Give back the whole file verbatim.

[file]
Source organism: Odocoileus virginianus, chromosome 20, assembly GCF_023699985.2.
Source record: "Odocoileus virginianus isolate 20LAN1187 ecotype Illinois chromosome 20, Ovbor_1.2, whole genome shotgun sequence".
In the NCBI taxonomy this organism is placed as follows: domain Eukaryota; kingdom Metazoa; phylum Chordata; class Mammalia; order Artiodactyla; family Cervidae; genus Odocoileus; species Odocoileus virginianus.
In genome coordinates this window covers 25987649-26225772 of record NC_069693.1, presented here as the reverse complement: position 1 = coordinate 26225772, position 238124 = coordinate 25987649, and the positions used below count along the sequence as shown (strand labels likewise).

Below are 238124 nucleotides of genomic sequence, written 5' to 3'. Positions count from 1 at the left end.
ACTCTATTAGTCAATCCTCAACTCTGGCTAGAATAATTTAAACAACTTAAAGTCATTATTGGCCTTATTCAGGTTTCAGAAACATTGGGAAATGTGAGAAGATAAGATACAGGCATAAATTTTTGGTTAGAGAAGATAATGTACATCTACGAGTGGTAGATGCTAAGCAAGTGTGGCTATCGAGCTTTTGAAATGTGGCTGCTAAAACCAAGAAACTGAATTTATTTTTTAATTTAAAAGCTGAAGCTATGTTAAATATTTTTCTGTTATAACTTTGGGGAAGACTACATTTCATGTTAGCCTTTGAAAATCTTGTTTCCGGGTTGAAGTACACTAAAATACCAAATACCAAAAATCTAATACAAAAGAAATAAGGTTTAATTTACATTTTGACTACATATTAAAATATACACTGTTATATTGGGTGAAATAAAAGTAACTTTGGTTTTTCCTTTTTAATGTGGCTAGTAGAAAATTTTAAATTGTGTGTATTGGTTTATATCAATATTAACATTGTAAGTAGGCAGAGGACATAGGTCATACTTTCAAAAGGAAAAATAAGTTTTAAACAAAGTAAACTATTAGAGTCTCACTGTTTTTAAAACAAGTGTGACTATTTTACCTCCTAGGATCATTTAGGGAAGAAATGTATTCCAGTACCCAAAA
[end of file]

Source organism: Odocoileus virginianus, chromosome 20, assembly GCF_023699985.2.
Source record: "Odocoileus virginianus isolate 20LAN1187 ecotype Illinois chromosome 20, Ovbor_1.2, whole genome shotgun sequence".
In the NCBI taxonomy this organism is placed as follows: domain Eukaryota; kingdom Metazoa; phylum Chordata; class Mammalia; order Artiodactyla; family Cervidae; genus Odocoileus; species Odocoileus virginianus.
In genome coordinates this window covers 25987649-26225772 of record NC_069693.1, presented here as the reverse complement: position 1 = coordinate 26225772, position 238124 = coordinate 25987649, and the positions used below count along the sequence as shown (strand labels likewise).

Below are 238124 nucleotides of genomic sequence, written 5' to 3'. Positions count from 1 at the left end.
ACTCTATTAGTCAATCCTCAACTCTGGCTAGAATAATTTAAACAACTTAAAGTCATTATTGGCCTTATTCAGGTTTCAGAAACATTGGGAAATGTGAGAAGATAAGATACAGGCATAAATTTTTGGTTAGAGAAGATAATGTACATCTACGAGTGGTAGATGCTAAGCAAGTGTGGCTATCGAGCTTTTGAAATGTGGCTGCTAAAACCAAGAAACTGAATTTATTTTTTAATTTAAAAGCTGAAGCTATGTTAAATATTTTTCTGTTATAACTTTGGGGAAGACTACATTTCATGTTAGCCTTTGAAAATCTTGTTTCCGGGTTGAAGTACACTAAAATACCAAATACCAAAAATCTAATACAAAAGAAATAAGGTTTAATTTACATTTTGACTACATATTAAAATATACACTGTTATATTGGGTGAAATAAAAGTAACTTTGGTTTTTCCTTTTTAATGTGGCTAGTAGAAAATTTTAAATTGTGTGTATTGGTTTATATCAATATTAACATTGTAAGTAGGCAGAGGACATAGGTCATACTTTCAAAAGGAAAAATAAGTTTTAAACAAAGTAAACTATTAGAGTCTCACTGTTTTTAAAACAAGTGTGACTATTTTACCTCCTAGGATCATTTAGGGAAGAAATGTATTCCAGTACCCAAAA